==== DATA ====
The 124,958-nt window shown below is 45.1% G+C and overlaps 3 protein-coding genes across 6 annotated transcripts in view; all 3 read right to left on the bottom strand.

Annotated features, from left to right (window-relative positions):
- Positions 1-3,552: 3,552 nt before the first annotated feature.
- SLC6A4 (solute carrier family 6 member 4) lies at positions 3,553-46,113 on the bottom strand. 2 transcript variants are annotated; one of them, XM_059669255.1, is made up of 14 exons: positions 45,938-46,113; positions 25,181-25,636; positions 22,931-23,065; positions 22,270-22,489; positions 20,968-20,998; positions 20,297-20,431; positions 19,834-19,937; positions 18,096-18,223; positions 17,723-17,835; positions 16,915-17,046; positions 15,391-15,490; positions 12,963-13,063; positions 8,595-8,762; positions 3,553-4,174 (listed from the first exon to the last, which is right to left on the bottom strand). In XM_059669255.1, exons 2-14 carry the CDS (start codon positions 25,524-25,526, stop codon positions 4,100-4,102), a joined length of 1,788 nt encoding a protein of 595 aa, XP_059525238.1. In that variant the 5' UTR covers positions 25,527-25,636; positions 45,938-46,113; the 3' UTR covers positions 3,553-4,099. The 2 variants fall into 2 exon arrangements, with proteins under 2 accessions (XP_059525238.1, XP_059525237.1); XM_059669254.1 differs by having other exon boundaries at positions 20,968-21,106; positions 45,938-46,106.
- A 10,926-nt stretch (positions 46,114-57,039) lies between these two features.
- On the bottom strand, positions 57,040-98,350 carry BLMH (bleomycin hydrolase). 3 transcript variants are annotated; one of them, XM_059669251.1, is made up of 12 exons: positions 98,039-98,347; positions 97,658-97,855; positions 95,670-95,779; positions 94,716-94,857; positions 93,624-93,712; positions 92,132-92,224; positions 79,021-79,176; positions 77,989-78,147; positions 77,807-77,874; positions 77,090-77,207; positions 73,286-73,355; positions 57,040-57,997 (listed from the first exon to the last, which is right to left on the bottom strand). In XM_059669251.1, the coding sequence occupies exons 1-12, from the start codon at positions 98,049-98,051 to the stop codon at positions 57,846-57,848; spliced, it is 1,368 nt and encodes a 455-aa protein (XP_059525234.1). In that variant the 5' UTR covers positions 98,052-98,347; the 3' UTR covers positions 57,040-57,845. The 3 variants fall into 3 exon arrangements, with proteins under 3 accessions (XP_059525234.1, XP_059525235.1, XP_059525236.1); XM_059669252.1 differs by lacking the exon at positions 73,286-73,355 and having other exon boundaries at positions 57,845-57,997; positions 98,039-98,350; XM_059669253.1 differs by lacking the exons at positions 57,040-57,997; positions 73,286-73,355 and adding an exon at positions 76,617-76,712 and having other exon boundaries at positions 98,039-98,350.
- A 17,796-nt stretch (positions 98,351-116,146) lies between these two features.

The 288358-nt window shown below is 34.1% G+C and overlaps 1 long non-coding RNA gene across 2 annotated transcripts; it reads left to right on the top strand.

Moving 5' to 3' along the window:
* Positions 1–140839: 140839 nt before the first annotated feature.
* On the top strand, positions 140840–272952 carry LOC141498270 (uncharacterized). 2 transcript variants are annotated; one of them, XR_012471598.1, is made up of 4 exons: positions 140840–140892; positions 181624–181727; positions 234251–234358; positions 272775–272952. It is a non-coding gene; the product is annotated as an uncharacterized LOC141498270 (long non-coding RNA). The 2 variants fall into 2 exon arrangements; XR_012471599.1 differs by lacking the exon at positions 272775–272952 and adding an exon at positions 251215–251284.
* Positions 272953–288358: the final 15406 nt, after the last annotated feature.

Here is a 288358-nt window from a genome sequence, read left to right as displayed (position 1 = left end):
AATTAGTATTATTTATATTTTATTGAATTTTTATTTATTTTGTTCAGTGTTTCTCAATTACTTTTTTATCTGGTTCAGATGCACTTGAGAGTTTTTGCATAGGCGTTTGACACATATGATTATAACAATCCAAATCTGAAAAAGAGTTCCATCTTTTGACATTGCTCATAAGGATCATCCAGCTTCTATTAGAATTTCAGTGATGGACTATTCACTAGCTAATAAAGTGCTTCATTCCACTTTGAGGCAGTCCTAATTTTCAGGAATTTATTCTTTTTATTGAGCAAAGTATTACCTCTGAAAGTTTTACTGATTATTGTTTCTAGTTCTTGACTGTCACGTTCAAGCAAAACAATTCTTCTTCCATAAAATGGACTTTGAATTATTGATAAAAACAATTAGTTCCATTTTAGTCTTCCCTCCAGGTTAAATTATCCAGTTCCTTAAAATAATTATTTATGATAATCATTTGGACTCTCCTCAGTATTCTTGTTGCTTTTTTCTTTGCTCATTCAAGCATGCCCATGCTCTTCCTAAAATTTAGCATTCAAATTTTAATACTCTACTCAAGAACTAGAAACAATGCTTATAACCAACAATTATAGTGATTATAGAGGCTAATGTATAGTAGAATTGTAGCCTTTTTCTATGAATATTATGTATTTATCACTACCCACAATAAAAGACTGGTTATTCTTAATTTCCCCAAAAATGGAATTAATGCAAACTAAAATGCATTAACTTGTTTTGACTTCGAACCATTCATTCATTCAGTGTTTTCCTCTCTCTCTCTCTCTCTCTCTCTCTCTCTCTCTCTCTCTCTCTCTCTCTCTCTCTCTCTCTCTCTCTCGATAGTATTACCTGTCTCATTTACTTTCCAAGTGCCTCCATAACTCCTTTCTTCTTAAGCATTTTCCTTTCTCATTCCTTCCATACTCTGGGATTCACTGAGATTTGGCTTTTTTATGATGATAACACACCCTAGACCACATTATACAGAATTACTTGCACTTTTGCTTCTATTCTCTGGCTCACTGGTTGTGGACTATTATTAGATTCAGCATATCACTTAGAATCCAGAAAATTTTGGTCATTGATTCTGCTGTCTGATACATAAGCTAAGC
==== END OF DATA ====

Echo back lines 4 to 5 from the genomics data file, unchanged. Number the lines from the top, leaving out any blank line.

- SLC6A4 (solute carrier family 6 member 4) lies at positions 3,553-46,113 on the bottom strand. 2 transcript variants are annotated; one of them, XM_059669255.1, is made up of 14 exons: positions 45,938-46,113; positions 25,181-25,636; positions 22,931-23,065; positions 22,270-22,489; positions 20,968-20,998; positions 20,297-20,431; positions 19,834-19,937; positions 18,096-18,223; positions 17,723-17,835; positions 16,915-17,046; positions 15,391-15,490; positions 12,963-13,063; positions 8,595-8,762; positions 3,553-4,174 (listed from the first exon to the last, which is right to left on the bottom strand). In XM_059669255.1, exons 2-14 carry the CDS (start codon positions 25,524-25,526, stop codon positions 4,100-4,102), a joined length of 1,788 nt encoding a protein of 595 aa, XP_059525238.1. In that variant the 5' UTR covers positions 25,527-25,636; positions 45,938-46,113; the 3' UTR covers positions 3,553-4,099. The 2 variants fall into 2 exon arrangements, with proteins under 2 accessions (XP_059525238.1, XP_059525237.1); XM_059669254.1 differs by having other exon boundaries at positions 20,968-21,106; positions 45,938-46,106.
- A 10,926-nt stretch (positions 46,114-57,039) lies between these two features.